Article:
title = { Faithfulness Considerations for Virtual Prototyping of Systems-on-Chip },
    author = {Funchal, Giovanni and Moy, Matthieu and Maillet-Contoz, Laurent and Maraninchi, Florence},
    month = {jan},
    year = {2011},
    booktitle = {3rd Workshop on: Rapid Simulation and Performance Evaluation: Methods and Tools (RAPIDO)},
    address = {Heraklion, Crete, Greece},
    team = {SYNC},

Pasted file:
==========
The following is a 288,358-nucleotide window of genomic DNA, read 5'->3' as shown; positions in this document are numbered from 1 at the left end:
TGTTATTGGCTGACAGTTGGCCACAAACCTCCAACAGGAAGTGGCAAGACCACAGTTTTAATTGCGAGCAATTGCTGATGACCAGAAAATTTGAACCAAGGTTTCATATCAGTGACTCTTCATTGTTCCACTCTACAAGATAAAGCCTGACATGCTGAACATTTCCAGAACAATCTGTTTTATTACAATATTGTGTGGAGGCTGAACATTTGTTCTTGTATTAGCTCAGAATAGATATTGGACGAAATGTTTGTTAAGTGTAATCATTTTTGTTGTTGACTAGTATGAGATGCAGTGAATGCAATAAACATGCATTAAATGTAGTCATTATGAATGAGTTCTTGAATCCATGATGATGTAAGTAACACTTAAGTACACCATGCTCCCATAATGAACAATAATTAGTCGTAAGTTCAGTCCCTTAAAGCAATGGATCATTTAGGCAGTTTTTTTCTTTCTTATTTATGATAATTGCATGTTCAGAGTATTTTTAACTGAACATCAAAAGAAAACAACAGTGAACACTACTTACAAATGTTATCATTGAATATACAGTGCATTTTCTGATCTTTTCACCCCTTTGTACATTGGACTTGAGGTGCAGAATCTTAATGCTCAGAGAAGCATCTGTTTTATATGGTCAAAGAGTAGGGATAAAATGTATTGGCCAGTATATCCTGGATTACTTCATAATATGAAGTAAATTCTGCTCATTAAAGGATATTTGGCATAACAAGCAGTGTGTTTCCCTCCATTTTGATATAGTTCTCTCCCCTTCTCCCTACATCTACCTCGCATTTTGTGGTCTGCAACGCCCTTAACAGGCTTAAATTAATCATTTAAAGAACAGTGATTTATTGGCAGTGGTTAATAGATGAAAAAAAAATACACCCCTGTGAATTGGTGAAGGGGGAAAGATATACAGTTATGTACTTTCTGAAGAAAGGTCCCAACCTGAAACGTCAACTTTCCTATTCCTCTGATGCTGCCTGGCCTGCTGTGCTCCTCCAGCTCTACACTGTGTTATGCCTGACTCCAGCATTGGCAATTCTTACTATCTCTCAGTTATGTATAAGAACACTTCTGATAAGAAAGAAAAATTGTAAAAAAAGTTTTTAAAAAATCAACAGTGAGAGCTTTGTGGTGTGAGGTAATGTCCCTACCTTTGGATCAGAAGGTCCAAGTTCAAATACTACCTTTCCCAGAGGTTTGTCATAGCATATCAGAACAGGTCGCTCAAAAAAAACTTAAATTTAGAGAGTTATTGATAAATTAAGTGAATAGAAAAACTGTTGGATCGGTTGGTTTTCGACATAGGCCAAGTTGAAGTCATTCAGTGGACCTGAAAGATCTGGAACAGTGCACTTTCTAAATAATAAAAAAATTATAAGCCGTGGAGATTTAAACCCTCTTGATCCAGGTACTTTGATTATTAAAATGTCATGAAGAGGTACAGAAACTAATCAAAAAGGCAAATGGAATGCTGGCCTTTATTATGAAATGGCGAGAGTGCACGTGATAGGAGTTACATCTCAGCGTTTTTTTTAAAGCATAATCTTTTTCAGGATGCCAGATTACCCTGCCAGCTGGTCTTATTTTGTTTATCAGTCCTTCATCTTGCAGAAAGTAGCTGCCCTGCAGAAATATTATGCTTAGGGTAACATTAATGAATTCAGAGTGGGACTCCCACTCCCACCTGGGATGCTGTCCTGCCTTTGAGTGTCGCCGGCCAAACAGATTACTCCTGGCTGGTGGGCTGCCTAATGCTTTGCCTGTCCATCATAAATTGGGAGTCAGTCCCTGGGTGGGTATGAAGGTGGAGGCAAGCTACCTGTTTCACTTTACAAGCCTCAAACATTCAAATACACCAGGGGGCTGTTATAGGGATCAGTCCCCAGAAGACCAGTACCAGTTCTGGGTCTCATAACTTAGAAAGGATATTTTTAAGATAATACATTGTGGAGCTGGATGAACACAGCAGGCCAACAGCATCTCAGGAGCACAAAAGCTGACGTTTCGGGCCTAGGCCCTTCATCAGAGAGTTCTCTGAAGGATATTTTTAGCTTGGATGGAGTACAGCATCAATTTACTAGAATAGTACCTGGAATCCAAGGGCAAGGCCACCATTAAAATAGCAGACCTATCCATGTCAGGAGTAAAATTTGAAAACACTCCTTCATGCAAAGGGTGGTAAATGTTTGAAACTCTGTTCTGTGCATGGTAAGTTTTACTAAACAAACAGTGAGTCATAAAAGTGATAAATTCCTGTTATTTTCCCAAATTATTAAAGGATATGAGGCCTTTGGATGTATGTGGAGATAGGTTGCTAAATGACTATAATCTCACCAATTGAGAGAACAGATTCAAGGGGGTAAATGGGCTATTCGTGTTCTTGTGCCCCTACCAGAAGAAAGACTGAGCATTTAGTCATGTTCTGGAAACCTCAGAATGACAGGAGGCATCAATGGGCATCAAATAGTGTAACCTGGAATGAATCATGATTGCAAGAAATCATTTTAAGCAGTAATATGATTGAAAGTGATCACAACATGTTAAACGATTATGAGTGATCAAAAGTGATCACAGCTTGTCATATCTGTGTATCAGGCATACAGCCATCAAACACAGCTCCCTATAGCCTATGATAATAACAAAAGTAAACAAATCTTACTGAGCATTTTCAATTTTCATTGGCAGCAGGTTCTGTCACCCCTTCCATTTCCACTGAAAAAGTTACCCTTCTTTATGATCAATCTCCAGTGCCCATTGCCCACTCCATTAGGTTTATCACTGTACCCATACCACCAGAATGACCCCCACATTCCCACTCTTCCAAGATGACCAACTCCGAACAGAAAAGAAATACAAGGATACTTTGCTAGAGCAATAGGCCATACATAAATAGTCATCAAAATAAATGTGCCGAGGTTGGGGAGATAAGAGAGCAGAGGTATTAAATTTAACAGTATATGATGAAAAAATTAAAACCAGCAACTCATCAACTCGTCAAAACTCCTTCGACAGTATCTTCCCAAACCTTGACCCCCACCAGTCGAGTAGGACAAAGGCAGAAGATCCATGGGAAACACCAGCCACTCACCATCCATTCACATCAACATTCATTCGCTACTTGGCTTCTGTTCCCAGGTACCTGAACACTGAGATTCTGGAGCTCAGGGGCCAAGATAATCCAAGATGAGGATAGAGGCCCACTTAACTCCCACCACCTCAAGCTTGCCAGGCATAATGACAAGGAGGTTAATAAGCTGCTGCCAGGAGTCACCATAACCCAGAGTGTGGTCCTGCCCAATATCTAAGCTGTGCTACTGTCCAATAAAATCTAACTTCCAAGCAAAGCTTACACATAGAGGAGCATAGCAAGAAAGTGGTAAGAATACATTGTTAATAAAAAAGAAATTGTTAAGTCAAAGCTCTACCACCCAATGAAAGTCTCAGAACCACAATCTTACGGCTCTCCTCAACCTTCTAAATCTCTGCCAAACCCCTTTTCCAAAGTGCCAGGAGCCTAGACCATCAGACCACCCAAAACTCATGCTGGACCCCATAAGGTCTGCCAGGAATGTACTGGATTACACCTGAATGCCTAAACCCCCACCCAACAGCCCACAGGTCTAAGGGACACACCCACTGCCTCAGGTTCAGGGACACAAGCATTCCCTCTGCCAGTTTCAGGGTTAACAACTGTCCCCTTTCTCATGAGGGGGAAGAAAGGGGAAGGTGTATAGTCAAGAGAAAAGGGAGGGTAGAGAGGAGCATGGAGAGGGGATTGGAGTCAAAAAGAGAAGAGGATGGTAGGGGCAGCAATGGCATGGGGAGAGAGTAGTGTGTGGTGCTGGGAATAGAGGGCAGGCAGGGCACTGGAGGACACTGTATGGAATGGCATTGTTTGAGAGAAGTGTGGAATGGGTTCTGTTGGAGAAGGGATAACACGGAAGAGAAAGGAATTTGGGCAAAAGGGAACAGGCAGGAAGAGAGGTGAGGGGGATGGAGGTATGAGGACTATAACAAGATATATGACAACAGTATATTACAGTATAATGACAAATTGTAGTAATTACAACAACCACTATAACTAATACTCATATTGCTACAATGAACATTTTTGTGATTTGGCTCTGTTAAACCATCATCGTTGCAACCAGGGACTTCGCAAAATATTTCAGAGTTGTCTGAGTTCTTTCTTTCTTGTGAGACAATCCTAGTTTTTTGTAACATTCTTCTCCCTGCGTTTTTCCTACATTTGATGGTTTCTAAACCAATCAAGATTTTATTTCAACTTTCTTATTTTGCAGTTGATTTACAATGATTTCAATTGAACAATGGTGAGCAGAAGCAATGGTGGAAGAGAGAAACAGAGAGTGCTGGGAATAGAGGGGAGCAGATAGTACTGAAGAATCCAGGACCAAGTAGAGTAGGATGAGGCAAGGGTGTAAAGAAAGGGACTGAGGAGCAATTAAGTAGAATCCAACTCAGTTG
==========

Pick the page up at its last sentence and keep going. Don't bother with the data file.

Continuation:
abstract = {Virtual prototypes are simulators used in the consumer electronics industry. They enable the development of embedded software before the real, physical hardware is available, hence providing important gains in speed of development and time-to-market. Transaction-level Modeling (TLM) is a widely used technique for designing such virtual prototypes. Its main insight is that many micro-architectural details (i.e. caches, fifos and pipelines) can be omitted from the model as they should not impact the behavior perceived from a software programmer's point-of-view. In this paper, we shall see that this assumption is not always true, specially for low-level software (e.g. drivers). As a result, there may be bugs in the software which are not observable on a TLM virtual prototype, designed according to the current modeling practices. We call this a "faithfulness" issue. Our experience shows that many engineers are not aware of this issue. Therefore, we provide an in-depth and intuitive explanation of the sort of bugs that may be missed. We claim that, to a certain extent, modified TLM models can be faithful without losing the benefits in terms of time-to-market and ease of modeling. However, further investigation is required to understand how this could be done in a more general framework. },



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